Running Bay to Breakers with a purpose 

click to enlarge Meb Keflezighi will be one of the favorites to win Sunday’s Zazzle Bay to Breakers. - GETTY IMAGES FILE PHOTO
  • Getty Images File Photo
  • Meb Keflezighi will be one of the favorites to win Sunday’s Zazzle Bay to Breakers.

Meb Keflezighi wasn’t sure if he’d ever walk naturally again, let alone run another full 26-mile marathon. He’d resigned to crawling on his elbows and knees after suffering a hip injury at the U.S. Olympic trials in November 2007.

But now, Keflezighi, who trains in Mammoth Lakes, is one of 40 elite runners who will be in The City to race the 101st Bay to Breakers on Sunday. The event will be his next-to-last tune-up race before he sets off for London to represent the U.S. in the Olympic marathon this summer.

“I knew there was more in the tank,” Keflezighi said. “I just kept pushing and pushing.”

Keflezighi, 37, was able to push forward, in part, because he’s hurdled seemingly insurmountable obstacles his entire life. He first came to the U.S. as a refugee at age 12 after his family fled his native country, Eritrea, for political reasons.   

“We had nothing when we came to the U.S.,” Keflezighi said. “We didn’t speak English.”

But he took to running right away and became a naturalized U.S. citizen in 1998 after graduating from UCLA, where he won four NCAA championships. In 2004, Keflezighi became the first American to medal (silver) in the Olympic marathon since Frank Shorter grabbed silver at the 1976 games. His goal was to return in 2008 and bring home the country’s first gold since 1972, but that dream was upended when he injured his hip at the trials in New York.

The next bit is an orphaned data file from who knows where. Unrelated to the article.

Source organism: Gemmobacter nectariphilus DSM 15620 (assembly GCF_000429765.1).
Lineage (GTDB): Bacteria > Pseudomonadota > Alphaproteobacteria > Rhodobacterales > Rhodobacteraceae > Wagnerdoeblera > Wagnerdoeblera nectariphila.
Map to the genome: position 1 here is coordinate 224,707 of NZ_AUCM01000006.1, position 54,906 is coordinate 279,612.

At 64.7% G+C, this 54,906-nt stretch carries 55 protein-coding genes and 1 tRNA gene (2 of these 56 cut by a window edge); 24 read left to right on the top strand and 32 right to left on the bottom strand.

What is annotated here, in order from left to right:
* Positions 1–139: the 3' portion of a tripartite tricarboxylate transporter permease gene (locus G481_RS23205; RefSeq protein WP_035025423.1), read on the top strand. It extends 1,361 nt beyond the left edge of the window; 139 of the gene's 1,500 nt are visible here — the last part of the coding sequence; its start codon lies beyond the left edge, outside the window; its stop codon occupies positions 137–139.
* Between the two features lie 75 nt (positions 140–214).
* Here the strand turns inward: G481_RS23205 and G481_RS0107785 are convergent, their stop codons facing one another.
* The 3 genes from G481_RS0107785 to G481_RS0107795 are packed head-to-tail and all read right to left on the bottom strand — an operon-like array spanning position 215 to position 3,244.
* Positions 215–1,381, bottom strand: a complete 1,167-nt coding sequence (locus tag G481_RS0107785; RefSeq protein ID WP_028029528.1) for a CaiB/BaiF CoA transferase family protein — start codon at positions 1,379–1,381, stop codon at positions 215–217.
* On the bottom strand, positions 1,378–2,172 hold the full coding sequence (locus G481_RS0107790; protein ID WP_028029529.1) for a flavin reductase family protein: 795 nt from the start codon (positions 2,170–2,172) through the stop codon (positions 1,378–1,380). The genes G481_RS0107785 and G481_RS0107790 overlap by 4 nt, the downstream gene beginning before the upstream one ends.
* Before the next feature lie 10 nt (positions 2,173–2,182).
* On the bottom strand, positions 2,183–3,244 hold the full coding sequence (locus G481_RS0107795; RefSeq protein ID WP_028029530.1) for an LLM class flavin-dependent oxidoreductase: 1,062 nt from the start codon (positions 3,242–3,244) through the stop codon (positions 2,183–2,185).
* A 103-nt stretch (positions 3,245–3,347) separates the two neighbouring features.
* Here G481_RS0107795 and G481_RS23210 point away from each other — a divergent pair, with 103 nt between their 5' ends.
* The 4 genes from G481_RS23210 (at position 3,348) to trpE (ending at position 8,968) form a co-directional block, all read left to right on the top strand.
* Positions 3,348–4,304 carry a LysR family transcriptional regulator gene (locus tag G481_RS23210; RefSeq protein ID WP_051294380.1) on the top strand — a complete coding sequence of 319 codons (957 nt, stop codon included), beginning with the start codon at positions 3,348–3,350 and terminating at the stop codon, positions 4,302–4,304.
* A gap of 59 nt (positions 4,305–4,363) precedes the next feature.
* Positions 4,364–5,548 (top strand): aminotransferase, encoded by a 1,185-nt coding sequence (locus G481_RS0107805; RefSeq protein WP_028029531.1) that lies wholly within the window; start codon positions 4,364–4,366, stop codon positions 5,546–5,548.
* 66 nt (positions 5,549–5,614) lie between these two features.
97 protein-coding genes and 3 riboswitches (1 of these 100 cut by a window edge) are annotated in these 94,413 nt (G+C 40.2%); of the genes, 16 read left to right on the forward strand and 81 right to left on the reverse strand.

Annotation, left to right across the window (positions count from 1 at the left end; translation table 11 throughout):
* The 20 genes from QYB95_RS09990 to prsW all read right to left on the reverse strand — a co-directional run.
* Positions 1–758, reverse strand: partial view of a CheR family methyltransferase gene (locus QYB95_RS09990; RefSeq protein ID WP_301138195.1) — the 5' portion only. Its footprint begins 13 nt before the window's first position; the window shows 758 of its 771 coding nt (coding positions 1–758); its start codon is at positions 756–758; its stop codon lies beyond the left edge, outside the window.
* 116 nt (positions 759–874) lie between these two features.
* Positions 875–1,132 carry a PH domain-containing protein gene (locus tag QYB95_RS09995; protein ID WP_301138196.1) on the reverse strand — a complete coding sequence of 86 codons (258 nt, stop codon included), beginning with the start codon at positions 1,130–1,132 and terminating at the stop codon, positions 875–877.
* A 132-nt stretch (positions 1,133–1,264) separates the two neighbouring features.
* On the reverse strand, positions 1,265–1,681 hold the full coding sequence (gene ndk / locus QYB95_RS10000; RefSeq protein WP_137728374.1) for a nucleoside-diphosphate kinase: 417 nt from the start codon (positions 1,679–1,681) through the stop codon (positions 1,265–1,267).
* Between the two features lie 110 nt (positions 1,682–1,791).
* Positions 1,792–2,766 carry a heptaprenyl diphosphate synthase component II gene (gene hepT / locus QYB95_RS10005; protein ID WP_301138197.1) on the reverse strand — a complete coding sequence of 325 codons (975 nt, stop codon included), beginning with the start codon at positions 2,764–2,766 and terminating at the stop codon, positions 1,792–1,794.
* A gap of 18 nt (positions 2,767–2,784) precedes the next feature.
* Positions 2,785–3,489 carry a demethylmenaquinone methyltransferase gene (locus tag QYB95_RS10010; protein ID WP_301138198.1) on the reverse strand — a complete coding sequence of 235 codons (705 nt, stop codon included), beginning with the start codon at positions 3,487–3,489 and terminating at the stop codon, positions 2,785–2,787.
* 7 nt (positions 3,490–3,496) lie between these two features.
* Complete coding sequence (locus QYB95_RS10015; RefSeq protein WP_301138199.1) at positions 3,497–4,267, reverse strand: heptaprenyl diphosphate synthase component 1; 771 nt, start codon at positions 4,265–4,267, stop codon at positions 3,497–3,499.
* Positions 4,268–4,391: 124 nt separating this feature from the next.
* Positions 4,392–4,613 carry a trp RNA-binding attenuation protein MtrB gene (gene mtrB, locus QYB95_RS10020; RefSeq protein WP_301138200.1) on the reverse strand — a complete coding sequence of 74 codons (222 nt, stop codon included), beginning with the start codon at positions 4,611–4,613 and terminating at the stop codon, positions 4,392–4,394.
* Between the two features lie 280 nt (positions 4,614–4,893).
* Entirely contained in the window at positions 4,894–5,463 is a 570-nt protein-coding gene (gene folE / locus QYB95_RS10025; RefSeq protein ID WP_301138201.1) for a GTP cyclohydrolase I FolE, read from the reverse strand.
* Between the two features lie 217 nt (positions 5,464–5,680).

In September 2008, Keflezighi started rehabbing at the U.S. Olympic committee’s sport performance center in Colorado Springs.

“I was there from 7 a.m. to 7 p.m.,” he said. “It was a 12-hour job.”

After a full recovery, he defied the odds by becoming the first American in 27 years to win the New York City marathon in November 2009. Then, last January, he transcended expectations again by becoming the oldest runner, 36, to win the U.S. Olympic marathon trial.

Nowadays, Keflezighi’s not only determined to win Olympic gold, he’s set on raising money for a USOC sport performance fellowship through Citi’s “Every Step of the Way” program. He said anyone willing to support his initiative can do so by simply going online and voting for him at

“I want to give back to the sports medicine of the USOC, so people who’ve been injured don’t have to give up on their dreams,” he said.

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Paul Gackle

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